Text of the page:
The Northeast and the Midwest won a regional battle against the West and the South yesterday in a fight over the distribution of funds in a three-year, $14.5 billion bill reauthorizing the nation's housing and community development programs.
Because the Northest and the Midwest are losing population to Sun Belt states, the current formula, which is based on population, overcrowding and poverty, would have favored Southern and Western cities and states in getting the community development money aimed at eliminating slums and blight.
To prevent that, the House Banking Committee came up with an additional formula that also would take into account the age of housing and a city's growth lag.
The play would allow a city or urban country to choose whichever formula provides more money, and to make sure that the new formula would not force the South and the West to lose money, the committee added about $1 billion in funding for the community development program over the three fiscal years. About 94 per cent of the new funding would go to the Northeast and the Midwest.
However, Rep. Mark W. Hannaford (D-Calif.) offered an amendment on the House floor that would have knocked out the new alternative formula while keeping the additional funds.
Hannaford contended that the new formula was "heavily biased against the West, South and the suburbs."
Hannaford's amendment was defeated 261 to 149, largely because, as Rep. Les AuCoin (D-Ore) pointed out, "No one is hurt."
But Rep. Richard Kelly (R-Fla.) said the "purpose is to continue the preference the cities in the Northeast enjoyed at the outset of this program in 1974. "Why should we vote to give a preference to one area to gain jobs we need in our district? Cities have a right to compete. The federal government ought not to get in the middle of the struggle to take money from one area and give it to another. The South, Plains states and West have go to say, "Thanks but no thanks."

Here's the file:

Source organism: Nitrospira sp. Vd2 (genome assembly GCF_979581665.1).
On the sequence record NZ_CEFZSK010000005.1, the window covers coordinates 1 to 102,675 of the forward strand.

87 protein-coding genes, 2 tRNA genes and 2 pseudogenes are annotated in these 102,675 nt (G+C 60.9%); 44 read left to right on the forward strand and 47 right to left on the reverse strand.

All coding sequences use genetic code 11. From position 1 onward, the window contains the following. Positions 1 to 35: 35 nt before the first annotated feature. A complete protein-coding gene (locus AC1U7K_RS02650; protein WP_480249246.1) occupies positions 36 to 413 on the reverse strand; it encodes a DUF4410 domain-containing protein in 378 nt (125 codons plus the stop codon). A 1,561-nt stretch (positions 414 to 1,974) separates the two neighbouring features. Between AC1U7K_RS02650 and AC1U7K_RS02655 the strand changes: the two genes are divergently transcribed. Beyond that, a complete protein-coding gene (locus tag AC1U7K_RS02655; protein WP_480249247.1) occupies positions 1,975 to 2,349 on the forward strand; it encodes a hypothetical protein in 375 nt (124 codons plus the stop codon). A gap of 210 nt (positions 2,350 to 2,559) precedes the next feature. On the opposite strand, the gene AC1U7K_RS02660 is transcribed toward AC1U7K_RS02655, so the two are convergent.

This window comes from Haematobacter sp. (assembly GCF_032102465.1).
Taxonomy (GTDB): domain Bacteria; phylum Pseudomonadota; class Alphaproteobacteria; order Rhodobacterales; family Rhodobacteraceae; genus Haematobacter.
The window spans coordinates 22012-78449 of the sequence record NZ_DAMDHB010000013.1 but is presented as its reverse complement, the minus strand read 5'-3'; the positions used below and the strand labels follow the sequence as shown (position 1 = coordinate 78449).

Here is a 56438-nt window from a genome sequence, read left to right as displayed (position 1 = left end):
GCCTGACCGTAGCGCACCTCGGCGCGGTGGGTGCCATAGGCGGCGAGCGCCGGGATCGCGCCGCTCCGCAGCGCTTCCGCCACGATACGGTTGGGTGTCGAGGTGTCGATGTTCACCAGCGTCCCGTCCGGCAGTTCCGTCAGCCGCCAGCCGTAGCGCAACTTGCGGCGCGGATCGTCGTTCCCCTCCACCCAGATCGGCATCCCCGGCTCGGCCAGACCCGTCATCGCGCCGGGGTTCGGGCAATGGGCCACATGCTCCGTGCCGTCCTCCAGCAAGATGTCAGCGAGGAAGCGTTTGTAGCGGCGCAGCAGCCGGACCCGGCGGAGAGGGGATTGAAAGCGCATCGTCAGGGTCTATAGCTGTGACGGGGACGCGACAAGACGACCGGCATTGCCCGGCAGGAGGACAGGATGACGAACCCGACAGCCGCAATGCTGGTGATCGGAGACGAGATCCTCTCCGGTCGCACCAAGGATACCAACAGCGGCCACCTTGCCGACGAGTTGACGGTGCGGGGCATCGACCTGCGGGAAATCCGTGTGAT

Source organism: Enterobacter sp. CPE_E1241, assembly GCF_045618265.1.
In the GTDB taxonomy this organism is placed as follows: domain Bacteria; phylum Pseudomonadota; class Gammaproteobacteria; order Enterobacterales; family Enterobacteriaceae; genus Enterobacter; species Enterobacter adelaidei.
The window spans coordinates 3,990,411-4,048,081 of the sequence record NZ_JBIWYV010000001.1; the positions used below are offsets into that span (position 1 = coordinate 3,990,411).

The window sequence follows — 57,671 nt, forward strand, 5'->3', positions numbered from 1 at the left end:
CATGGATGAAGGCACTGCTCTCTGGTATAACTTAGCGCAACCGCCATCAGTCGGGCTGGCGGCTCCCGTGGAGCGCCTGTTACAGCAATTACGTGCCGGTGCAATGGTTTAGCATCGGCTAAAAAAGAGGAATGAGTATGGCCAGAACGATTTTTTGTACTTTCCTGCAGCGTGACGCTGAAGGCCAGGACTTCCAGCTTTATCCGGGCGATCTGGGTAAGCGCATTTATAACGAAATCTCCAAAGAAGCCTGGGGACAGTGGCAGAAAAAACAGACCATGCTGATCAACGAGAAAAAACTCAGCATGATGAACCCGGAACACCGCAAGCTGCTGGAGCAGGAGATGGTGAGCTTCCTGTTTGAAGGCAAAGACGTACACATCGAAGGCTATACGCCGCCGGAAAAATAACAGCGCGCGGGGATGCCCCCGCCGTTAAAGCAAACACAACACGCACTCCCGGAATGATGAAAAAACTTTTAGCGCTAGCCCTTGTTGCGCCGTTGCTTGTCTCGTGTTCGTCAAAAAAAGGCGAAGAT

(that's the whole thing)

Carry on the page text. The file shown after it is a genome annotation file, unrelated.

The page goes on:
The 1974 housing bill was the first to consolidate several categorical programs into one block-grant program designed to give local governments more flexibility in dealing with urban problems.It contained "hold harmless" provisions to ensure they would not receive significantly less money under the new block-grant formula.
Now the provisions are being phased out, so that Bosotm, for instance which gets $29 million under fiscal '77 funding, would drop to $13.9 million by fiscal 1980 without the additional formula. However, with the new formula accounting for age of housing , Boston would get $27 million in fiscal 1980.
New York would get about $225 million in fiscal 1978, or about $75 million above its 1977 level, and cities such as St. Louis, Chicago, Detroit and Cleveland would about double their funds.
The House will continue floor action on the bill today.
Meanwhile, the Senate Banking Committee reported out is version of the housing bill yesterday. The bill is similar to the Houses, but under another formula twist, Northeast and Midwest cities would get even more money.
The Senate formula, called "impaction," would give more money to cities that have a greater concentration or proportion of older, pre-1939 housing.